And, if there were, what would they sing? To misquote Tom Lehrer: "We may have won all the battles - but they have all the good songs."
Getting people to like capitalism is never easy. In judging human activities, people are far more emotionally swayed by the motivation behind any behaviour than its ultimate outcome. Hence, any system that appears to celebrate the pursuit of self-interest will be judged more harshly than competing ideas that are well-intentioned but useless.
However, it has to be said that capitalism has done itself few favours recently. Programmes such as The Apprentice and Dragons' Den no more faithfully depict conventional business activity than 2 Girls 1 Cup depicts conventional sex. The Financial Times' How To Spend It supplement has done as much to harm the reputation of capitalism as Das Kapital.
But marketing and marketers have to take some of the blame here. Because by happily embracing concepts such as "accountability", we are allowing a financial-managerialist cabal - what Anthony Tasgal calls "The Arithmocracy" - to seize control of the whole show.
The dehumanised language of finance has come to dominate business to an unattractive extent. In the UK today, a financial vocabulary carries a similar advantage to speaking Norman French in 11th-century England - you don't have to speak it, but you won't get far if you don't.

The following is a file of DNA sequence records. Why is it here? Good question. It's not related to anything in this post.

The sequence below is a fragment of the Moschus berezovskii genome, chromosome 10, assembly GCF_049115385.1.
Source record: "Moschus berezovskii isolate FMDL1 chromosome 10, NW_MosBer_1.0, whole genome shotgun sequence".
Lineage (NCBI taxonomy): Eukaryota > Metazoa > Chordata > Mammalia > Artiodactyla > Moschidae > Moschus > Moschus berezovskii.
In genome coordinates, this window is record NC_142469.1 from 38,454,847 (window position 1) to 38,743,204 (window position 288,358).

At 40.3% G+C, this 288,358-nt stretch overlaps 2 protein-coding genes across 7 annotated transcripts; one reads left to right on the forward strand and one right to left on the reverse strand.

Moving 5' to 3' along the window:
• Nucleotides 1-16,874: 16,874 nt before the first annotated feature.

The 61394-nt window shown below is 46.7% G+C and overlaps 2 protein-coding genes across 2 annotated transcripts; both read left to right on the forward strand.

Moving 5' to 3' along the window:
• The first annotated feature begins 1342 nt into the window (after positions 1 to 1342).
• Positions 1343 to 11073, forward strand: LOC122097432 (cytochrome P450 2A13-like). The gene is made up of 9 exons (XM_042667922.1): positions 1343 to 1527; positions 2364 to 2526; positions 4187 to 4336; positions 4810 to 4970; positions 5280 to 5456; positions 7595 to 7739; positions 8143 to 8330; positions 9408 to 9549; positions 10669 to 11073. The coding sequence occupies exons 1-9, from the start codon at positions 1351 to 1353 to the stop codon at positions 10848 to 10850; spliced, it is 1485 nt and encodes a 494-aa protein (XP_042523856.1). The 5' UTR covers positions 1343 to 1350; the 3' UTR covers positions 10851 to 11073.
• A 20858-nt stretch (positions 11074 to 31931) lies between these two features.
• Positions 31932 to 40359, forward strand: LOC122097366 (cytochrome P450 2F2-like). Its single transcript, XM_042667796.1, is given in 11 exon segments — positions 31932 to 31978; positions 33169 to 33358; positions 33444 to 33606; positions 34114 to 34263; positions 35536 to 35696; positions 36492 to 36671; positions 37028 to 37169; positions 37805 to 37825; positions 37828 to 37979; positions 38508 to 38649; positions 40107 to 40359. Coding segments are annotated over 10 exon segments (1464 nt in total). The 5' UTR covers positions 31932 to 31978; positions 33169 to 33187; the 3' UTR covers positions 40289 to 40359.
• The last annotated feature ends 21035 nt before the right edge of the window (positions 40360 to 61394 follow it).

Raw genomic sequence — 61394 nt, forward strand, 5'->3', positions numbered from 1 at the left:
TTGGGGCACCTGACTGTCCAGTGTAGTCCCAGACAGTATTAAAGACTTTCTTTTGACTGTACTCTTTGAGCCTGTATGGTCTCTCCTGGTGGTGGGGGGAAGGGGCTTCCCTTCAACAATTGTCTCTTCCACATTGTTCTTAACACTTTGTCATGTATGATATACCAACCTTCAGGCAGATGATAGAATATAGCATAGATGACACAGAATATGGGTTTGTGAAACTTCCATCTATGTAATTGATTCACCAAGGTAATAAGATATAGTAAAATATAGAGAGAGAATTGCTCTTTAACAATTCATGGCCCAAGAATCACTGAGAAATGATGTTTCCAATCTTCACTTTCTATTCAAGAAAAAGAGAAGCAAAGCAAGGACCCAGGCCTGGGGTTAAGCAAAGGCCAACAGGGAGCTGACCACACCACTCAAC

Even the word "market" has been misappropriated. As John Kay remarks: "News 'from the markets' is not (news) of new products and services, but of the fluctuations of the FTSE ...
A semantic confusion leads us to use the word market to describe both the process which puts food on our table and the activity of gambling in credit default swaps. That confusion has enabled people to claim the virtues of the former for the latter."
Ultimately, this language has given to business a soulless, uninspiring and deterministic narrative that motivates no-one other than a few City analysts and their running-dog CEOs: how many people will ever take to the streets with the chant "What do we want?" "A 5 per cent increase in like-for-like EBITDA." "When do we want it?" "By the third quarter of 2012."
In the next few years, it will be the job of marketers to challenge the worst excesses of this autistic and barren business philosophy, which is deeply damaging to brands, trust and social capital. For, better than anyone else, marketers should understand that a really great business is guided not only by an invisible hand but an invisible handshake: the implicit understanding that it values its customers and employees for more than their contribution to the latest quarterly figures.
Rory Sutherland is the vice-chairman of Ogilvy Group UK